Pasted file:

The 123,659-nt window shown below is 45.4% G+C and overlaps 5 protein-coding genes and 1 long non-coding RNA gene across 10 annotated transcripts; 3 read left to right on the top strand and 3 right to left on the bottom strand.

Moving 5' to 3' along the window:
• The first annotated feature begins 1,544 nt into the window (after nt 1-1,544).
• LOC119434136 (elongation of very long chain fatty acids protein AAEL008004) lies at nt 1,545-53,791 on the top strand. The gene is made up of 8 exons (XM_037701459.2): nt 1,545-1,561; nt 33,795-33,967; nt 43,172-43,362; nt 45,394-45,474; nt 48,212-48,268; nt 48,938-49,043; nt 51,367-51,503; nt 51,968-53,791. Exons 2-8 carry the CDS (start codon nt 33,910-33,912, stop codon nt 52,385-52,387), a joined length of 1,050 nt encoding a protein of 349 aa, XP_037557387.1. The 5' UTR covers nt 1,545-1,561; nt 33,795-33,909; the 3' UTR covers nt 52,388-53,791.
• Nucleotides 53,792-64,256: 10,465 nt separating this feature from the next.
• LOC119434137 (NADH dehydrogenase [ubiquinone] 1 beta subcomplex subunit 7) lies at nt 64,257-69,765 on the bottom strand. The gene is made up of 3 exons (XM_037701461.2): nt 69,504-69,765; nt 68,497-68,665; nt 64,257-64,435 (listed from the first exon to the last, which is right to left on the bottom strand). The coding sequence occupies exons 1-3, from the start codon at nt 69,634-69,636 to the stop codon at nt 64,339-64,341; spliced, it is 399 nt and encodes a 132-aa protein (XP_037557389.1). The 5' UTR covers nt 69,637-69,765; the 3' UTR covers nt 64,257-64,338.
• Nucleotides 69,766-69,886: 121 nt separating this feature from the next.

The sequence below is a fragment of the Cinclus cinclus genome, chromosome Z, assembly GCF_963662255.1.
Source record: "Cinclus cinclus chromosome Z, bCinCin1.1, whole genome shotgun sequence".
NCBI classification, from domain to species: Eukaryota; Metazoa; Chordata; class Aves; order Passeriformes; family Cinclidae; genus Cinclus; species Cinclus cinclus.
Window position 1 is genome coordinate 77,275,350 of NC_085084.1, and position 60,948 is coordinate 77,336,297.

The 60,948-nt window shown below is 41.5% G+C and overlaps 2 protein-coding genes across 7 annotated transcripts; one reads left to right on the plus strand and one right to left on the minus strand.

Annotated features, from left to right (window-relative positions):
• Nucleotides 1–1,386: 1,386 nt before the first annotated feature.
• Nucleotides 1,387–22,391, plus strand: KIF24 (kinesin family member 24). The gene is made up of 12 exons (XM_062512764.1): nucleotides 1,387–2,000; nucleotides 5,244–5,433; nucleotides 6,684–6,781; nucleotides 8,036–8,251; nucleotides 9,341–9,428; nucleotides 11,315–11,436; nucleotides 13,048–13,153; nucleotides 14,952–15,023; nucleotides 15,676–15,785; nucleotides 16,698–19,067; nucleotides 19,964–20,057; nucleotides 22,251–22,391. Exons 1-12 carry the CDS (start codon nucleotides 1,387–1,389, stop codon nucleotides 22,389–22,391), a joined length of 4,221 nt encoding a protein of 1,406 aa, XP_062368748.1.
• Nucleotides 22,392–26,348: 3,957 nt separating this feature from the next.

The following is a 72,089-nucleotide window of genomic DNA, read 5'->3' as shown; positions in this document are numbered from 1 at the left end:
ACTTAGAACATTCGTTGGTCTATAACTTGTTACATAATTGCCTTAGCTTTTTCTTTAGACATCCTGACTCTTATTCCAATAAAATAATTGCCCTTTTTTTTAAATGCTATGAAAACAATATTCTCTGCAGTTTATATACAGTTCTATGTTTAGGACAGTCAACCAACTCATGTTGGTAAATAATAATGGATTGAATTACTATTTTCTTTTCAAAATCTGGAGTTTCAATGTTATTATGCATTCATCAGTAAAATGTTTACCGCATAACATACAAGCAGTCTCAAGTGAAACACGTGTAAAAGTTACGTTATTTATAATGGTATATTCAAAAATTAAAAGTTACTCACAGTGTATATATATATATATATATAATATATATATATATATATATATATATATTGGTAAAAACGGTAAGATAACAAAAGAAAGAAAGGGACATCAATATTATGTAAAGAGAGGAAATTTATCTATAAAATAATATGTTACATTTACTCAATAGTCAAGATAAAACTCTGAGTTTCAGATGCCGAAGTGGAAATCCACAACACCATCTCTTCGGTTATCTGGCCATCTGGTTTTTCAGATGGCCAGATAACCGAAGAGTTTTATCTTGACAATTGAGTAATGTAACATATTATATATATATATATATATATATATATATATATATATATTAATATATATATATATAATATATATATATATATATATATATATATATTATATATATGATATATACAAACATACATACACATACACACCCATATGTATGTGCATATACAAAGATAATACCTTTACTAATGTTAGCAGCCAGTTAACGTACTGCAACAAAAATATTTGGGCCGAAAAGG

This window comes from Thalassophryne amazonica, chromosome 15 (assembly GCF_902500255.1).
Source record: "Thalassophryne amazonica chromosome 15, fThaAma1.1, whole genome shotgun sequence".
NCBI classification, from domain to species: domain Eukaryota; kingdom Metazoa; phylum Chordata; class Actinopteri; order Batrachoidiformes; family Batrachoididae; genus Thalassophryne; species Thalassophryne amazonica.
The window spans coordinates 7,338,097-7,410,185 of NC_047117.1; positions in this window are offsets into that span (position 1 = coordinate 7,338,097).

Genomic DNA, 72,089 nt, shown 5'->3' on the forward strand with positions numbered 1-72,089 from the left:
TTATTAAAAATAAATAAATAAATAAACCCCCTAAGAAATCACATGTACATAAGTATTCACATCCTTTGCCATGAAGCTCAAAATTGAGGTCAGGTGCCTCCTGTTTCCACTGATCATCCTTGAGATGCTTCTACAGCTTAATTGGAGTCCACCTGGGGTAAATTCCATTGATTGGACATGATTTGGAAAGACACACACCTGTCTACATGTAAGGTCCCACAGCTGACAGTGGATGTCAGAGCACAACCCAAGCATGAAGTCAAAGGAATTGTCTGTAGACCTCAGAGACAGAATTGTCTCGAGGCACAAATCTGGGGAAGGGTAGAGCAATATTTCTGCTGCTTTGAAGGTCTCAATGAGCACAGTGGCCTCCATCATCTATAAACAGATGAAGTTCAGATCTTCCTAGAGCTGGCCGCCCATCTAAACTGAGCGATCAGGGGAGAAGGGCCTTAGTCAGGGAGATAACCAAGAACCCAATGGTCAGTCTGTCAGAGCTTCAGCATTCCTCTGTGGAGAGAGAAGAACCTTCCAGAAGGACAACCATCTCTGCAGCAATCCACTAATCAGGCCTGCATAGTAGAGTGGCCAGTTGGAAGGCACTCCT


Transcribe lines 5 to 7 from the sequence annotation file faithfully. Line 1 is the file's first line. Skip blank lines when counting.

• Nucleotides 53,792-64,256: 10,465 nt separating this feature from the next.
• LOC119434137 (NADH dehydrogenase [ubiquinone] 1 beta subcomplex subunit 7) lies at nt 64,257-69,765 on the bottom strand. The gene is made up of 3 exons (XM_037701461.2): nt 69,504-69,765; nt 68,497-68,665; nt 64,257-64,435 (listed from the first exon to the last, which is right to left on the bottom strand). The coding sequence occupies exons 1-3, from the start codon at nt 69,634-69,636 to the stop codon at nt 64,339-64,341; spliced, it is 399 nt and encodes a 132-aa protein (XP_037557389.1). The 5' UTR covers nt 69,637-69,765; the 3' UTR covers nt 64,257-64,338.
• Nucleotides 69,766-69,886: 121 nt separating this feature from the next.